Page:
Sep 6, 2013

How Dan transformed his life with your support

Dan, 26, was a professional soldier, but returned from Iraq after the birth of his second child feeling physically and mentally exhausted. Suffering from flashbacks, he concluded the army was no longer for him.

Once discharged, he went through a series of low-paid jobs to support his family. Around this time, his relationship ended. Dan gained sole custody of his two children and moved into his own house. With little support from his family he was barely getting by, experiencing periods of depression and loneliness. Doubting his abilities, Dan had lost confidence and belief in himself.

He had previously had the idea of starting his own gardening business. With both children soon to be in school, he thought it was a good time to focus on his future. While seeking advice, he joined The Prince’s Trust Enterprise programme, a scheme helping young people interested in self-employment explore their ideas in setting up a business.

He found the speakers on the course particularly inspirational. They made him realise anything is possible if you put your mind to it. His time on the programme gave him the desire to be a success by learning from his mistakes. With renewed confidence, Dan found the motivation to move forward. With support and funding from The Prince’s Trust, he started his business, Gardeners R Us. With several regular customers, including an estate agent, it is doing well.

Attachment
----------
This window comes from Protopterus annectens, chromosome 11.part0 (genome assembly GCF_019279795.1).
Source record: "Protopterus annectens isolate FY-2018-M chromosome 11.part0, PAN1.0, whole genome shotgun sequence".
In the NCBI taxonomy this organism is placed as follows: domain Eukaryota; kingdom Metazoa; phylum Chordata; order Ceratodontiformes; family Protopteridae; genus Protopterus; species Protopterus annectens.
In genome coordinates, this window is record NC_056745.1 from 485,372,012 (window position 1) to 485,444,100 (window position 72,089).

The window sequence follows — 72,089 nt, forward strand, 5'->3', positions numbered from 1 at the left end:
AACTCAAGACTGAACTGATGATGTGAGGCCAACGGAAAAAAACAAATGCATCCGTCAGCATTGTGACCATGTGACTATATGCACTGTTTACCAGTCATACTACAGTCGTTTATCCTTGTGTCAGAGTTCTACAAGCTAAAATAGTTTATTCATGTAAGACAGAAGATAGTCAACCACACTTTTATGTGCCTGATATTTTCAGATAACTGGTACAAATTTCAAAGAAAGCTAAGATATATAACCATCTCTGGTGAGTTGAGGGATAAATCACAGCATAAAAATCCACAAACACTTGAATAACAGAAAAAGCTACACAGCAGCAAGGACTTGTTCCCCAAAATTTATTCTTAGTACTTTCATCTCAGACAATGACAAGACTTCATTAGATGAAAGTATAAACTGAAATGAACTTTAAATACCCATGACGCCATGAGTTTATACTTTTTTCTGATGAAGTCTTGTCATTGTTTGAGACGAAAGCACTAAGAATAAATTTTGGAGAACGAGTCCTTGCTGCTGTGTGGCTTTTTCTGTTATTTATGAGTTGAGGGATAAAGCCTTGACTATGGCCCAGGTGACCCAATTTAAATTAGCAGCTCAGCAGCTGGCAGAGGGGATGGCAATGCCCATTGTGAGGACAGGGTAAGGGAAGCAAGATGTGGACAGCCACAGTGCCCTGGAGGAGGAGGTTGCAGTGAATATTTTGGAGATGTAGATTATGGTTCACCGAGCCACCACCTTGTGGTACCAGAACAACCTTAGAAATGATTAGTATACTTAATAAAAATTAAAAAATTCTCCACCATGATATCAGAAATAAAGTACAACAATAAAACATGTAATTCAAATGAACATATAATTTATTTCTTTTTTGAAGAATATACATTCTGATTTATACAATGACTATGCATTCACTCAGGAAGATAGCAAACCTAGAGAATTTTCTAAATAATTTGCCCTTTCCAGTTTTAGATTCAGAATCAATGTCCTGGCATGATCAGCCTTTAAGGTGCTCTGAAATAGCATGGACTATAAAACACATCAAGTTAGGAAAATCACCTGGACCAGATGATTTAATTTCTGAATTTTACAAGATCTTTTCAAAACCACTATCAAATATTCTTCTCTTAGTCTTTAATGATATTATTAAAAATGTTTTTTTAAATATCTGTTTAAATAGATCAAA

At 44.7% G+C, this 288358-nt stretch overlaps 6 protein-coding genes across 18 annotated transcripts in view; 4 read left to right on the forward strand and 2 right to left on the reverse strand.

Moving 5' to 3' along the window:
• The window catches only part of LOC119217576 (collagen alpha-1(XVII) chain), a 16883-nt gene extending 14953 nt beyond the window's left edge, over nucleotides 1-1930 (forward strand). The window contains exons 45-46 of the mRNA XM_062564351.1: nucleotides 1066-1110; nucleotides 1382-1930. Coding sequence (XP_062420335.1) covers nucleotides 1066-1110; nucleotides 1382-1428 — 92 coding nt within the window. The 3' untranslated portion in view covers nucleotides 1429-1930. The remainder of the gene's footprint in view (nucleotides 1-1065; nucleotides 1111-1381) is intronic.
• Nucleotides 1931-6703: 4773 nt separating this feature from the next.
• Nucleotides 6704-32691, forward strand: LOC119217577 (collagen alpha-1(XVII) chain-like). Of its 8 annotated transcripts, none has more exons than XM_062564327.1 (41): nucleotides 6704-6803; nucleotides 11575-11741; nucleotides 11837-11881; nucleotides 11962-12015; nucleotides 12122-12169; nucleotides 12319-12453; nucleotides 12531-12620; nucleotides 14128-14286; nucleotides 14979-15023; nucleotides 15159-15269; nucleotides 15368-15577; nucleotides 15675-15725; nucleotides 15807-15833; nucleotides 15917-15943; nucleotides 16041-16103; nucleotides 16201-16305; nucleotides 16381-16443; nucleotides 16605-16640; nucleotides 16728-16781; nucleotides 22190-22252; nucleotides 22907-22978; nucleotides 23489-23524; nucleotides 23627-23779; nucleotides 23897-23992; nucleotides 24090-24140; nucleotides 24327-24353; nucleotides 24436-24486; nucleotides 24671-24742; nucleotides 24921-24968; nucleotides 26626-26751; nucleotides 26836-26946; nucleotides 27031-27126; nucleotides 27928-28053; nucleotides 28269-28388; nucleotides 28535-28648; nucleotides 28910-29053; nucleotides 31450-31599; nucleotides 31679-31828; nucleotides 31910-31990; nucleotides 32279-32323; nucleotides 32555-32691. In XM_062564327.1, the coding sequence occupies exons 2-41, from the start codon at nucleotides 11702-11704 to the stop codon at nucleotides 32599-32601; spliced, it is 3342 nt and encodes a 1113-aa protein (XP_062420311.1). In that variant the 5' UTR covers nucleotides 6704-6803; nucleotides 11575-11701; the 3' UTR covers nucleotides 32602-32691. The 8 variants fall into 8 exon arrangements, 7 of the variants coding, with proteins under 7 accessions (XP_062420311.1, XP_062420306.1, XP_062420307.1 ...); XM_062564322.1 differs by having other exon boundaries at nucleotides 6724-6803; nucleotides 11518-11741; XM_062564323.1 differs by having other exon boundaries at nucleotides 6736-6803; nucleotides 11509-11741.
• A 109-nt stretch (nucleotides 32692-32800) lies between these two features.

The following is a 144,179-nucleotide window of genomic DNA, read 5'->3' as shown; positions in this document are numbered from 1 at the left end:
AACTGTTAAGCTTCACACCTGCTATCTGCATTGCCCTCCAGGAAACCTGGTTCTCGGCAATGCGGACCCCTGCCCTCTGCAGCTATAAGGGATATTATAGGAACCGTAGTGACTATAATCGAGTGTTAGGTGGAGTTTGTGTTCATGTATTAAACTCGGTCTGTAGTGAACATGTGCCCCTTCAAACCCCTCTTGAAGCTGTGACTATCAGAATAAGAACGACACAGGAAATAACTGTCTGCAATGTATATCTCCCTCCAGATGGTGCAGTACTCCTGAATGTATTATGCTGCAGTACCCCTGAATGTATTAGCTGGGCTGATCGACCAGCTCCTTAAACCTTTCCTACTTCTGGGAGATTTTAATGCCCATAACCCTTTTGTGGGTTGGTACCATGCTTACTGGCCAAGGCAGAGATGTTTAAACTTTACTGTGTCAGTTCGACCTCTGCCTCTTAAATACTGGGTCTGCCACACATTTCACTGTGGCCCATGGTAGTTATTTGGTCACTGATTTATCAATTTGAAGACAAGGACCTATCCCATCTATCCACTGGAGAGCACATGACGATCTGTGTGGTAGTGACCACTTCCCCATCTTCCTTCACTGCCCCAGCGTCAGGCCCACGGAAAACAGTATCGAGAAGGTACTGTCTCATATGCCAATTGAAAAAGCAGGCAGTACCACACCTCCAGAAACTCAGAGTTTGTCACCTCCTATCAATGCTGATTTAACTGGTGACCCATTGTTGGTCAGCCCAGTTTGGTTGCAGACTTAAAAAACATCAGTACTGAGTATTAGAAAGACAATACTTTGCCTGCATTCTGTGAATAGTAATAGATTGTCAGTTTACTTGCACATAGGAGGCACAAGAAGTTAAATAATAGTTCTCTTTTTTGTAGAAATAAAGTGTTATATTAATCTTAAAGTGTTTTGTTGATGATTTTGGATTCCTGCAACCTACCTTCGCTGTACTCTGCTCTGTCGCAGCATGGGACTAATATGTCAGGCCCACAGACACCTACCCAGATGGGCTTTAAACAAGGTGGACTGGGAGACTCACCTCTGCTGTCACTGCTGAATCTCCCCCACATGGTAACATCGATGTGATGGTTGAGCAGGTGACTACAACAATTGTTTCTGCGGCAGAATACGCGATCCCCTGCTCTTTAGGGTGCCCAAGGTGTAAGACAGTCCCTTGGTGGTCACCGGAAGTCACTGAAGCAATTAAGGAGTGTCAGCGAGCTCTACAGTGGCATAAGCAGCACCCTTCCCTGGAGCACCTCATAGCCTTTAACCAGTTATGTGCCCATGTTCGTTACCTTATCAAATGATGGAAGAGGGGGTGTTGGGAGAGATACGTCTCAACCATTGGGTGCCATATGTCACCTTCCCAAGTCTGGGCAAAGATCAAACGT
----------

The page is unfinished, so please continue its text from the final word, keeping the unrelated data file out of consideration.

Today, Dan is a different person to the world-weary ex-soldier he once was. With ambitions to expand his business, he has lots of ideas. However, Dan’s main goal is to provide for his family and be a positive role model to his children.

Dan said: "With amazing support from The Prince’s Trust I have achieved a lot in 18 months. In the past I had many dark days, but now my outlook is positive and I can see a bright future."

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Jun 18, 2013

Another success story made possible with your help

Peter receiving an award for enterprise
Peter receiving an award for enterprise

Video here.

Peter encountered difficulty in secondary school while dealing with bouts of anxiety and stress. He moved between numerous children’s homes, boarding schools and secure units, and this instability badly affected his education, leaving him without basic communication and numeracy skills.

During this time, Peter discovered a passion for wildlife. He began to see a positive future in starting his own pest control company, but with missed school time and no solid working experience within the industry, he felt this was perhaps too much of an undertaking.

Facing financial insecurity, depression and isolation owing to his rural location, Peter enrolled on The Trust’s Enterprise programme, a course for young people who need support and funding to realise their business potential.

With the help of a business mentor Peter developed his business knowledge and the got the support he to set up his company, PGH Pest Control and Prevention. The process enabled Peter to overcome his difficulties with numeracy and literacy, which counted a long way towards getting him on his feet.